Sundari Chaudhary,35, of Belauri Municipality, Kanchanpur lost her life after a herd of elephants attacked her at the municipality a month ago.
The elephants attacked her while she was returning home from a local market Cahandev Bazaar along with her husband Aasharam in a bicycle through the jungle.
Aasharam fled from the scene, and survived the attack.
Elephants from the border at Dudhuwa National Park have reportedly been entering the municipality, terrorising villagers and destroying crops. A local Rajaram Chaudhary said that villagers were living in fear of elephant attacks that have increased in frequency this year over previous years.
Wild elephants have entered human settlements at Punarbas Municipality, Sitabasti, Parasan, Tribhuvan Basti, and Janak Basti. Local farmers said that the elephants have destroyed crops cultivated on around 100 bigahas of land.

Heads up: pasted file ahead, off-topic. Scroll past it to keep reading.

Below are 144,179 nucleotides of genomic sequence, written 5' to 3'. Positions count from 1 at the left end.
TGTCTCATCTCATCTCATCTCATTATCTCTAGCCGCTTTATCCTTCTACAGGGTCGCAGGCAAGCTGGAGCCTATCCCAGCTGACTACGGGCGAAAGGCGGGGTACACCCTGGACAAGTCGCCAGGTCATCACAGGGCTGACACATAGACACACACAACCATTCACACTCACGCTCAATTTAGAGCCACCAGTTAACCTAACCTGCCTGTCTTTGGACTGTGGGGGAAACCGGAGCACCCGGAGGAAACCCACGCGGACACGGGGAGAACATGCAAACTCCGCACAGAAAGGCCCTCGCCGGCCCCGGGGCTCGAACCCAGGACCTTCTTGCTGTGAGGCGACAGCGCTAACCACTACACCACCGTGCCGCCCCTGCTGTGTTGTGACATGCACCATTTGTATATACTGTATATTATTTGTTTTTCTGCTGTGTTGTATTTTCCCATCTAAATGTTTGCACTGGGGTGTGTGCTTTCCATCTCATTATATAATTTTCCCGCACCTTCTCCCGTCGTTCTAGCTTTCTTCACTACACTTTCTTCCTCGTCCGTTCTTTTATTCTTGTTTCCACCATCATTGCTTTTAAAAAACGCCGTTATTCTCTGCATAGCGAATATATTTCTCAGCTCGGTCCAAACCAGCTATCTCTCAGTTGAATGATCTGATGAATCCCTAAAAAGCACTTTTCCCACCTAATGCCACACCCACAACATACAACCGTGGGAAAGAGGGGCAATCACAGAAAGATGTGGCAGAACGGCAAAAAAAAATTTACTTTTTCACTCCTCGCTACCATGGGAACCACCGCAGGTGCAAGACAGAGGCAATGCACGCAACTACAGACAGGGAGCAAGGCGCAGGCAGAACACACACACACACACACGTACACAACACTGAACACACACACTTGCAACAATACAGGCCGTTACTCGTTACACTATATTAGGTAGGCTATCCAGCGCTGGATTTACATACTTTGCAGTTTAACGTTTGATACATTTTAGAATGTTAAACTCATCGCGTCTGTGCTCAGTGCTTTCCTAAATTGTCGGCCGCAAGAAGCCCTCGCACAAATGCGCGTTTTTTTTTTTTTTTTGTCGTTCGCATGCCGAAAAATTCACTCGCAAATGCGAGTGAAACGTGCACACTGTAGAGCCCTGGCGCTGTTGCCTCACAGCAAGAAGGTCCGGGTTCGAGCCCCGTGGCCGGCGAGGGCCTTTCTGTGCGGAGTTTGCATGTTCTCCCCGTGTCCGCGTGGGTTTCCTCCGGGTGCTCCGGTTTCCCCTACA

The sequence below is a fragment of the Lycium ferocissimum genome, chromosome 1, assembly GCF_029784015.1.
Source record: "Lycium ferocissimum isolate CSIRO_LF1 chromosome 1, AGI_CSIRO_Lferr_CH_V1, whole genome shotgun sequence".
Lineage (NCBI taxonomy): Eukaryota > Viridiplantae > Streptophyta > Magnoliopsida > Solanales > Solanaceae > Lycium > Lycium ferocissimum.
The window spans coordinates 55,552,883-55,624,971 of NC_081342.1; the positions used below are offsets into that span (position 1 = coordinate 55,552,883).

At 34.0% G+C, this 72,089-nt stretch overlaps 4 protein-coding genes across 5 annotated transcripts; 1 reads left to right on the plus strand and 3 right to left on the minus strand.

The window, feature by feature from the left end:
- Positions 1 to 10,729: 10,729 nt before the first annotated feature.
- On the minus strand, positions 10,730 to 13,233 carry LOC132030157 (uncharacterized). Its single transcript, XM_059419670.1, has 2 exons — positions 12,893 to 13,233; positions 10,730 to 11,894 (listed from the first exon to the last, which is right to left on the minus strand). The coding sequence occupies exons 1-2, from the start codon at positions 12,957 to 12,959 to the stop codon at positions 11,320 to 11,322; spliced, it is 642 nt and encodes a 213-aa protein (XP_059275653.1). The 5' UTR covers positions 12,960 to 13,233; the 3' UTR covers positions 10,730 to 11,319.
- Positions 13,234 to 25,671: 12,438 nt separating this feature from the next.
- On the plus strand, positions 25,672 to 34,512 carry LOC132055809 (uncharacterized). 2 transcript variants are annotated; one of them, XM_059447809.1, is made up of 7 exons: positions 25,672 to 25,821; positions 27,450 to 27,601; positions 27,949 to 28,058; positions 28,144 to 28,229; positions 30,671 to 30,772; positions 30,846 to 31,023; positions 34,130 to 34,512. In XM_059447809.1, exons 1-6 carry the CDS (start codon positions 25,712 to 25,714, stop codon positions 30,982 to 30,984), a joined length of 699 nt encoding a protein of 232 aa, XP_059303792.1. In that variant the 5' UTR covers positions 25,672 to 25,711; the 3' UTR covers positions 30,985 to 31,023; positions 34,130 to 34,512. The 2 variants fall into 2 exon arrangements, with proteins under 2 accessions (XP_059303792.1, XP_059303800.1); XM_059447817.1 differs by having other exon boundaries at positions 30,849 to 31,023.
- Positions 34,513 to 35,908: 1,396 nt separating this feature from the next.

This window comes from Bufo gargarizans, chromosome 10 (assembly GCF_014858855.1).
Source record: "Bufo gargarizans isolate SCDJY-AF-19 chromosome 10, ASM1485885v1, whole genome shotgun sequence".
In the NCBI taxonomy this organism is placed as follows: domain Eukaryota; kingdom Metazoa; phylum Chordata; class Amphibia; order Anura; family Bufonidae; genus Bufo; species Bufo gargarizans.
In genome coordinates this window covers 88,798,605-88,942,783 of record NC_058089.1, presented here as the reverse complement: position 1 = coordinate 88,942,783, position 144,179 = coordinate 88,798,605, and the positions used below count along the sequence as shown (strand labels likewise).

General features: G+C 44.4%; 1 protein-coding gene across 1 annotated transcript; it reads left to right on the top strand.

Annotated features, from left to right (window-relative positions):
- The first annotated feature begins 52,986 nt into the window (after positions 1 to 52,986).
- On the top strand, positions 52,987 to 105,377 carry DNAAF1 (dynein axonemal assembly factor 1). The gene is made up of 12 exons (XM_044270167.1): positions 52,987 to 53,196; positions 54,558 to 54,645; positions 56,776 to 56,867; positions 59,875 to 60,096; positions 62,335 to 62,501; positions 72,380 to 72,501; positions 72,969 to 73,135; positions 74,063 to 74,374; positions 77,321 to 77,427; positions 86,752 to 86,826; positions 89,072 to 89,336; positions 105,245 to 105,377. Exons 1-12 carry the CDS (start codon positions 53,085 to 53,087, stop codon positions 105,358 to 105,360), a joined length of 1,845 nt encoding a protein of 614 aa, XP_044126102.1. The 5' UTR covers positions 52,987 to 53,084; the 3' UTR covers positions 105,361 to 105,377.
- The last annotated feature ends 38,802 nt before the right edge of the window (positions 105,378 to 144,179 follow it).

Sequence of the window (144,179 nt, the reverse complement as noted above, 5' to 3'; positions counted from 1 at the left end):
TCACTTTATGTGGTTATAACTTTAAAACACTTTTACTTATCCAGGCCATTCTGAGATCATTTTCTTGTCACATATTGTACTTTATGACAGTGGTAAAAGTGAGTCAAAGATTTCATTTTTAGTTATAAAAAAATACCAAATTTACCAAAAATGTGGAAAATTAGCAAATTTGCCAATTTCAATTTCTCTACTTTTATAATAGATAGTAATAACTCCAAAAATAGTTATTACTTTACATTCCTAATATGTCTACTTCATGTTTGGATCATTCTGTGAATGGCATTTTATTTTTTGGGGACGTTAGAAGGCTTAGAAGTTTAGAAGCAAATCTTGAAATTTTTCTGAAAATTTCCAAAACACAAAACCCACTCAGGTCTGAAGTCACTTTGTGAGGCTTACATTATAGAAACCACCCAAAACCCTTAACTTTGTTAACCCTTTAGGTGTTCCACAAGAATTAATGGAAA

Local villagers said that the elephants have destroyed sugarcane fields in wards no 1, 2, and 3 of Punarbas Municipality. Man Bahadur Khatri, a local sugarcane farmer, said that the elephants came at night from the national park and destroyed around 25 bigahas of sugarcane farms.
The International Human Rights Organisation carried out a study on the issue in coordination with the Food-first Information & Action Network Nepal, and representatives from Germany and India at the affected areas recently.
Programme Coordinator of FIAN Nepal Prakash Negi said that a joint team of the District Forest Office, Kanchanpur and the District Police Office, Kanchanpur had held discussions on the consequences of the attacks and precautions against them among the locals of Punarbas, Baise, Bichhayan, Bhimswati, Parasan, Bichphanta, and other areas. He informed that the team had also held discussions with chiefs of the District Administration Office, the District Forest Office and other stakeholders.